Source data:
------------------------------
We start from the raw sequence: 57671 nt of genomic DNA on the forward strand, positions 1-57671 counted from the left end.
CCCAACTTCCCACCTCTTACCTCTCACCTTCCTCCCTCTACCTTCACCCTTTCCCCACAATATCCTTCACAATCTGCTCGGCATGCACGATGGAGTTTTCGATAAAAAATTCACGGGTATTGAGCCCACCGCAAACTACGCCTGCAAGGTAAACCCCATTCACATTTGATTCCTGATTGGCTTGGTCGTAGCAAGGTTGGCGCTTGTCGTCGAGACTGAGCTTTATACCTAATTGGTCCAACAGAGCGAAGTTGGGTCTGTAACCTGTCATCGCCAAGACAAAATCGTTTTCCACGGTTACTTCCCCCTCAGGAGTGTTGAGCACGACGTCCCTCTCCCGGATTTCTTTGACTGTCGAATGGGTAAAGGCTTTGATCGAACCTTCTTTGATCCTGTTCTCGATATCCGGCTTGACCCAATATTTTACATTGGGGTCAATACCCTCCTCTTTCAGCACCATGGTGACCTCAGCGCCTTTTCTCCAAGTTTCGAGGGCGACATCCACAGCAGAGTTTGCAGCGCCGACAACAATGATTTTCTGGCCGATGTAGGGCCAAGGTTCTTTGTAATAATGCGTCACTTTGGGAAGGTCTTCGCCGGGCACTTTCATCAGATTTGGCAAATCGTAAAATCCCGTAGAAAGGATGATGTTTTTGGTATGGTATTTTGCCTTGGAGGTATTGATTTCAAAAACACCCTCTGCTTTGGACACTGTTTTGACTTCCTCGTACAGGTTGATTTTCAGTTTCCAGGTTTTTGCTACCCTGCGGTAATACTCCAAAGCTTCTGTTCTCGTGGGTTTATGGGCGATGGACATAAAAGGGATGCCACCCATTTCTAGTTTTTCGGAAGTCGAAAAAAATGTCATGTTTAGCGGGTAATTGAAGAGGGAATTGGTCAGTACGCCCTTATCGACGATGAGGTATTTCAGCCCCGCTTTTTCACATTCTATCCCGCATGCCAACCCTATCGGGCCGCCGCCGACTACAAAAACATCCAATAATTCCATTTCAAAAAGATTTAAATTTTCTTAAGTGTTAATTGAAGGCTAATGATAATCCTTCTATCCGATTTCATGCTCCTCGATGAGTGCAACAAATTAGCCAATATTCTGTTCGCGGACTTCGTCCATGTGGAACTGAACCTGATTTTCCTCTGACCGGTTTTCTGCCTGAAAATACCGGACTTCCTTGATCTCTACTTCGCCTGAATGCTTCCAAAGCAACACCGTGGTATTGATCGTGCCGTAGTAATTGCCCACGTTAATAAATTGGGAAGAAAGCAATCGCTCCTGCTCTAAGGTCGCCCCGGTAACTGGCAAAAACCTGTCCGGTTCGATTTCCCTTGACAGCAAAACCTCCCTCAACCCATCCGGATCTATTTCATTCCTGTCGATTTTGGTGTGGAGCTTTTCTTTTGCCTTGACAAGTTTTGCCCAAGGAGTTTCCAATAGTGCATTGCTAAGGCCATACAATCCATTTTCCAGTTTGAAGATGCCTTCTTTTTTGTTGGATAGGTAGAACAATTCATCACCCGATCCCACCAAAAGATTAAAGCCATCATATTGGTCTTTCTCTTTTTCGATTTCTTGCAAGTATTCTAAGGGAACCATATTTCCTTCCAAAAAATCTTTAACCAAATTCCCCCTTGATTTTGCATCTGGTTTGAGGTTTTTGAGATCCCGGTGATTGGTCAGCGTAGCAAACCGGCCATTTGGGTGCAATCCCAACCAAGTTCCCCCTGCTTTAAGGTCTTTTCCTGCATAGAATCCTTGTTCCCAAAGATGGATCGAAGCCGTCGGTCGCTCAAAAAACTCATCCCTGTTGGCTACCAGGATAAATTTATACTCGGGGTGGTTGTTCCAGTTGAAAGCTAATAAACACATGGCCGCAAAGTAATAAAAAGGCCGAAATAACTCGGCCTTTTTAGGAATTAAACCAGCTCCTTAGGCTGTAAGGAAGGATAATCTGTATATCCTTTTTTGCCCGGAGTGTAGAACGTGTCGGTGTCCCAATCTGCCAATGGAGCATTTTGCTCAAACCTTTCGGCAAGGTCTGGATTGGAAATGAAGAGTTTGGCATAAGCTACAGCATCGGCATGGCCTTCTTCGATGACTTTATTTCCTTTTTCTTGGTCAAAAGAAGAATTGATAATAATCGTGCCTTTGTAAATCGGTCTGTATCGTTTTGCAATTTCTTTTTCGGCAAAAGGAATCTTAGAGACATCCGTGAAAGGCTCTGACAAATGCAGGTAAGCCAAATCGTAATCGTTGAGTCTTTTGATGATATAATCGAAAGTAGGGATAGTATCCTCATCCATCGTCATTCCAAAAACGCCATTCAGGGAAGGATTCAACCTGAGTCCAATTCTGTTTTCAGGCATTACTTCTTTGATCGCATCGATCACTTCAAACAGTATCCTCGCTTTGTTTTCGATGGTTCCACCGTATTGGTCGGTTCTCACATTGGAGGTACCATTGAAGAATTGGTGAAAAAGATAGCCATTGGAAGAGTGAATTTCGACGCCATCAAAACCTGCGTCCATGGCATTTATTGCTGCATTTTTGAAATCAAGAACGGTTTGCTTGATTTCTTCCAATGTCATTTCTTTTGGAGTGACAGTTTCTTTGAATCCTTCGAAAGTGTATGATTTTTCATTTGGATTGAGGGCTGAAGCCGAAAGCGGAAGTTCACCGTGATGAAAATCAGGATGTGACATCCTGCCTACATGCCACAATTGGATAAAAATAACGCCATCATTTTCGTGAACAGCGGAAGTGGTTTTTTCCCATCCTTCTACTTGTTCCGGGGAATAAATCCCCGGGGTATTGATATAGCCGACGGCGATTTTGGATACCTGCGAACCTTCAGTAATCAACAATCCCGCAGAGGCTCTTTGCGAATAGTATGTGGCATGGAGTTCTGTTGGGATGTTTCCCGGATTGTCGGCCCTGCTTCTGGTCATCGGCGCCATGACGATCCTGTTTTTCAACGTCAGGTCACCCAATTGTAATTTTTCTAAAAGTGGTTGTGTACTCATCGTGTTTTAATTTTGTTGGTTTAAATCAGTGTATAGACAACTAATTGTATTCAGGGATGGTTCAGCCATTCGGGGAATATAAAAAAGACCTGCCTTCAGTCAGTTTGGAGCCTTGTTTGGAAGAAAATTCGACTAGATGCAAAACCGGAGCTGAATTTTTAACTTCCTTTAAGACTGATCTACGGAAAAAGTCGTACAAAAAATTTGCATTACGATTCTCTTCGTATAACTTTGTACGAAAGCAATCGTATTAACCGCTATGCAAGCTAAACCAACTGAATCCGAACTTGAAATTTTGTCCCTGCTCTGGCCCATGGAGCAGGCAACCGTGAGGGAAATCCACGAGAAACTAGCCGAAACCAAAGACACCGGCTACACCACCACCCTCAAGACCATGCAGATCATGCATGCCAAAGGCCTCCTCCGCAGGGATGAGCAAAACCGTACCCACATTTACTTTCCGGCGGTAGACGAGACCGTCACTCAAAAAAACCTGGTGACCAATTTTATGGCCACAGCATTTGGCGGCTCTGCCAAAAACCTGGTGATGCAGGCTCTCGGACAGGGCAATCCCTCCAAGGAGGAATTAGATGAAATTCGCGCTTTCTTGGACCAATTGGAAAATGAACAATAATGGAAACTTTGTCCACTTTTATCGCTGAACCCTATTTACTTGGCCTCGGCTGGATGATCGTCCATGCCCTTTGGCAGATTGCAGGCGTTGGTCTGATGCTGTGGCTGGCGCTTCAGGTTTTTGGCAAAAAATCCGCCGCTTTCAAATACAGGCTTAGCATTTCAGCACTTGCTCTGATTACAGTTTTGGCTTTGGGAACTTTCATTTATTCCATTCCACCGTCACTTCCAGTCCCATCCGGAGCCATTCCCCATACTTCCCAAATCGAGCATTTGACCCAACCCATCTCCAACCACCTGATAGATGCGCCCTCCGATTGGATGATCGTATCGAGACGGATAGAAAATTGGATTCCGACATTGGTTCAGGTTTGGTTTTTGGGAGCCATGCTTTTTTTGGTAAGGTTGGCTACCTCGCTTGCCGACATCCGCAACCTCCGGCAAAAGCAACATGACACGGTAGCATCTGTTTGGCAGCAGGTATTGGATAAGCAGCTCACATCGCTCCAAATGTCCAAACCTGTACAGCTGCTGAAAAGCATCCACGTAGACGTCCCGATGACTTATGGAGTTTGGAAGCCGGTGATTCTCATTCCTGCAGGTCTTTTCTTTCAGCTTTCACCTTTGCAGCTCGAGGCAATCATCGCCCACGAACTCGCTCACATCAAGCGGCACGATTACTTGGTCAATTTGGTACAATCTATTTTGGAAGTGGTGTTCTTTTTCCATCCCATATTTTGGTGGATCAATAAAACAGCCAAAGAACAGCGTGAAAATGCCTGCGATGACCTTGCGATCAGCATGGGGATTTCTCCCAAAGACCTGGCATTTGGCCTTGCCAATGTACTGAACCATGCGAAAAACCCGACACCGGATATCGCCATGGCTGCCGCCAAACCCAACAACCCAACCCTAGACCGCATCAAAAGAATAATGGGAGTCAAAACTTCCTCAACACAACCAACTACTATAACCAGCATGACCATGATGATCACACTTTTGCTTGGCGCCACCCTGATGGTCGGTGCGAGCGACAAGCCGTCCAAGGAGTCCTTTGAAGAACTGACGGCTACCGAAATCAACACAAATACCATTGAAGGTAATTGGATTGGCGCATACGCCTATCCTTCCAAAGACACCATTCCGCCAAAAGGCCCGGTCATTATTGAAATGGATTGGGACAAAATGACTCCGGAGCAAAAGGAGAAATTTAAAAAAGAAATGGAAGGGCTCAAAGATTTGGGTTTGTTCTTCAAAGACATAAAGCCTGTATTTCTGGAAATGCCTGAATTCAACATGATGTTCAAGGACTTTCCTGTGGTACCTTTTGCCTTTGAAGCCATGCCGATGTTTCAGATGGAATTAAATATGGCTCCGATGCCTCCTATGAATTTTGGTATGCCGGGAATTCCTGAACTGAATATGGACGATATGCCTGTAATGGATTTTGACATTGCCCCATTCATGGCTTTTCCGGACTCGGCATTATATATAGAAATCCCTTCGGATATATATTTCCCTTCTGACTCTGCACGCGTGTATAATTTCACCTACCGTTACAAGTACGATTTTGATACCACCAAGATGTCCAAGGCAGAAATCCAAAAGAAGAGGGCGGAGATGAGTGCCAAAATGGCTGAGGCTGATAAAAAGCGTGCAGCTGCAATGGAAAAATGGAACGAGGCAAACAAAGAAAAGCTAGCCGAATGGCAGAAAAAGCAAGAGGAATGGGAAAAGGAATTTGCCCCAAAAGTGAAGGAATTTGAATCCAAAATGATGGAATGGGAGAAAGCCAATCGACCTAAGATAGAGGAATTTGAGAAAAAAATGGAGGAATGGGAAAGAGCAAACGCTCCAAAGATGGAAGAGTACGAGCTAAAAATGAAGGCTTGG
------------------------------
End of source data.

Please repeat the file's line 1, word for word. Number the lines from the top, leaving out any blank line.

We start from the raw sequence: 57671 nt of genomic DNA on the forward strand, positions 1-57671 counted from the left end.